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Coronavirus in Florida

Coronavirus testing sites closed for National Guard protest response reopening Tuesday

Fives sites were closed because guardsmen repositioned and five others were closed for safety.

Ten COVID-19 testing sites statewide were temporarily closed Monday due to protests over the death of George Floyd, but at least five will reopen Tuesday.

The five confirmed to reopen were closed because members of the Florida National Guard were reassigned to help maintain the peace in Tampa and elsewhere as some peaceful protests turned violent with looting and fires. Five others were closed at the request of local government officials for safety concerns.

Drive-thru testing sites in Brevard, Escambia, Lee, Sarasota and Volusia counties will reopen Tuesday after guardsmen were diverted over the weekend. Drive-thru sites in Duval and Miami-Dade counties and three walk-up sites, two in Broward County and one in Duval County, will reopen at the discretion of the local governments.

After DeSantis activated the National Guard Saturday, 100 guardsmen arrived in Tampa Sunday afternoon at the request of Mayor Jane Castor. The Governor also activated 350 guardsmen in the Camp Blanding Joint Training Center near Starke and 140 in Miramar to respond across the state if necessary.

Protests, some turning into riots, have broken out across the country in outcry over the death of George Floyd while in the custody of Minneapolis police last week.

Castor made the request to support critical infrastructure protection and local law enforcement. On Sunday, she called for a 7:30 p.m. to 6 a.m. curfew in response to Saturday night protests that turned violent.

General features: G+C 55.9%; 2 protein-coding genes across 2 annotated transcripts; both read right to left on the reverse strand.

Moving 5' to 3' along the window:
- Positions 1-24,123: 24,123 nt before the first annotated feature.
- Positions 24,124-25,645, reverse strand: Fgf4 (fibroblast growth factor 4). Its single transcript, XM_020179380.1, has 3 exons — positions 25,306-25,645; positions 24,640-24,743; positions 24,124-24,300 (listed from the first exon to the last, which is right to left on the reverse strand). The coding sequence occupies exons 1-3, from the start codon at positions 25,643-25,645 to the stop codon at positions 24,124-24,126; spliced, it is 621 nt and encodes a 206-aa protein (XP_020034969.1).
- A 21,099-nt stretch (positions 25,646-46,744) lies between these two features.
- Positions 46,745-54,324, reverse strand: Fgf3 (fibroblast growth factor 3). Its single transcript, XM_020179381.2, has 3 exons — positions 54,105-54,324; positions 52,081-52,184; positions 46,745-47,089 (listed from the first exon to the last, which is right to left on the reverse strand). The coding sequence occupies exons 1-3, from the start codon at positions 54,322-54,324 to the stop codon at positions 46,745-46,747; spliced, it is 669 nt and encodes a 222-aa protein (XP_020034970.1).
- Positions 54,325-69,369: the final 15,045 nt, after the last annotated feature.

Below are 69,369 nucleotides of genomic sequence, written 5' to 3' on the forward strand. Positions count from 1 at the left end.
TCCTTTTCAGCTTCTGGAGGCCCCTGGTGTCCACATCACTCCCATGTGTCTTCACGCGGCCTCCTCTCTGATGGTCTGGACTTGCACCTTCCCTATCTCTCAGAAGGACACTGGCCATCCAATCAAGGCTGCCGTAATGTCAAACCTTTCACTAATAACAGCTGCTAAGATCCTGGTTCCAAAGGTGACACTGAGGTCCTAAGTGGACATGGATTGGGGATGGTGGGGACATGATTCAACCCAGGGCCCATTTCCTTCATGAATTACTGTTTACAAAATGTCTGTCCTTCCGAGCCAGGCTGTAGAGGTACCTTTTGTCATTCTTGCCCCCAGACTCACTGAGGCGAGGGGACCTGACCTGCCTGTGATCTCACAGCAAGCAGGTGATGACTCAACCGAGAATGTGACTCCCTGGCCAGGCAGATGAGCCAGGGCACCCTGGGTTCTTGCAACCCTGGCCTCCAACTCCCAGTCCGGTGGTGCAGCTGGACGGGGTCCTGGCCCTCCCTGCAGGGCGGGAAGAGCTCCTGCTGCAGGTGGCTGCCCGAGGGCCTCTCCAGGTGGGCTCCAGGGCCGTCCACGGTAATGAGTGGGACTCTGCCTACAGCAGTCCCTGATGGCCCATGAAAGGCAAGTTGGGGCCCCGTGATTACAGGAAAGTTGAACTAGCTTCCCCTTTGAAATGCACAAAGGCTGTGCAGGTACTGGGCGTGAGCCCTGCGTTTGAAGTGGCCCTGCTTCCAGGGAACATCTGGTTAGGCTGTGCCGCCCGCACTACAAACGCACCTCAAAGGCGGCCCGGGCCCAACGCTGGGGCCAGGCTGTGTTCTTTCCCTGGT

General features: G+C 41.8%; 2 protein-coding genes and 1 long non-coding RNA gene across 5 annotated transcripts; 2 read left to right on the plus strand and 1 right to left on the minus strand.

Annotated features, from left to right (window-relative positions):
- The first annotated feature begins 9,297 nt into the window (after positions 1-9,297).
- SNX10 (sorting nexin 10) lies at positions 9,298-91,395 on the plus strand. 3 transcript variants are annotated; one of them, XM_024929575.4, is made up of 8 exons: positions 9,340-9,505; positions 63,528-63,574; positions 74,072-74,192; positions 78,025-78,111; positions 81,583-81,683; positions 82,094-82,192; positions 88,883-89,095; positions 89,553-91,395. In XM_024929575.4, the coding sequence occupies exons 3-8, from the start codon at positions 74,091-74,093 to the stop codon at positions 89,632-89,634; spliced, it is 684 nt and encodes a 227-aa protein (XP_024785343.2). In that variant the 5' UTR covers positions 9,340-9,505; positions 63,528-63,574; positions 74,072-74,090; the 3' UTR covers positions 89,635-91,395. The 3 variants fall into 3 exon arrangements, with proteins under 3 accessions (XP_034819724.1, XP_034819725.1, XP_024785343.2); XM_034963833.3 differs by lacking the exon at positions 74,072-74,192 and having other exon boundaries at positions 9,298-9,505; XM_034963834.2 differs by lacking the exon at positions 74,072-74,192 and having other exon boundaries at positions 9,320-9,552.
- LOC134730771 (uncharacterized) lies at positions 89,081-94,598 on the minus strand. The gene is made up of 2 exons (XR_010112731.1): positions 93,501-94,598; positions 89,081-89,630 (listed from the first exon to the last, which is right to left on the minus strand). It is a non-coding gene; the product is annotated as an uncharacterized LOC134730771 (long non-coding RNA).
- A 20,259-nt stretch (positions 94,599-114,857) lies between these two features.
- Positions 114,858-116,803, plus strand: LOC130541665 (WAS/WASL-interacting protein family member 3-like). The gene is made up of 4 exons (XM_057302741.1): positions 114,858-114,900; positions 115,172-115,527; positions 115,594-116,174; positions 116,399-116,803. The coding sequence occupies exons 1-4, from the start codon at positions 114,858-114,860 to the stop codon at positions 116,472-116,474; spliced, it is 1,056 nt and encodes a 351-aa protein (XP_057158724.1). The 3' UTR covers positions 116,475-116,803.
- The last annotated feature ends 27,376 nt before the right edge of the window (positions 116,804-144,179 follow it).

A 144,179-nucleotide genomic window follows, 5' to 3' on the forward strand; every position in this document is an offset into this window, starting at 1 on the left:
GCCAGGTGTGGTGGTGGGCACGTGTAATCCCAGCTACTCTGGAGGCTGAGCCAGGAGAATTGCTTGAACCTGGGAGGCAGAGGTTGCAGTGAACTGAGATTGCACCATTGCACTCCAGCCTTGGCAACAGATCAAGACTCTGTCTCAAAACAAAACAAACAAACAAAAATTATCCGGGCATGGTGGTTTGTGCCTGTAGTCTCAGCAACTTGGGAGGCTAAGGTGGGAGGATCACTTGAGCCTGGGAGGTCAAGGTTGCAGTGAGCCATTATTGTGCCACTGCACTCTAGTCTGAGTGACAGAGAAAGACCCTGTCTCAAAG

On Friday, the officer who held his knee to Floyd’s neck was arrested and charged with third-degree murder and second-degree manslaughter — but that appeared to provide little balm. Many protesters are demanding the arrests of the three other officers involved.

As of Monday, more than 1 million people have been tested for COVID-19 in Florida and 56,830 have tested positive. Gov. Ron DeSantis and Division of Emergency Management Director Jared Moskowitz say the demand for tests falls short of the state’s expanding testing apparatus.

The National Guard support state-run testing sites in conjunction with the Department of Health and the Division of Emergency Management.

Written By

Renzo Downey covers the Florida Legislature for Florida Politics. After graduating from Northwestern University in 2019, Renzo began his reporting career in the Lone Star State, covering state government for the Austin American-Statesman. Shoot Renzo an email at renzo@floridapolitics.com and follow him on Twitter @RenzoDowney.

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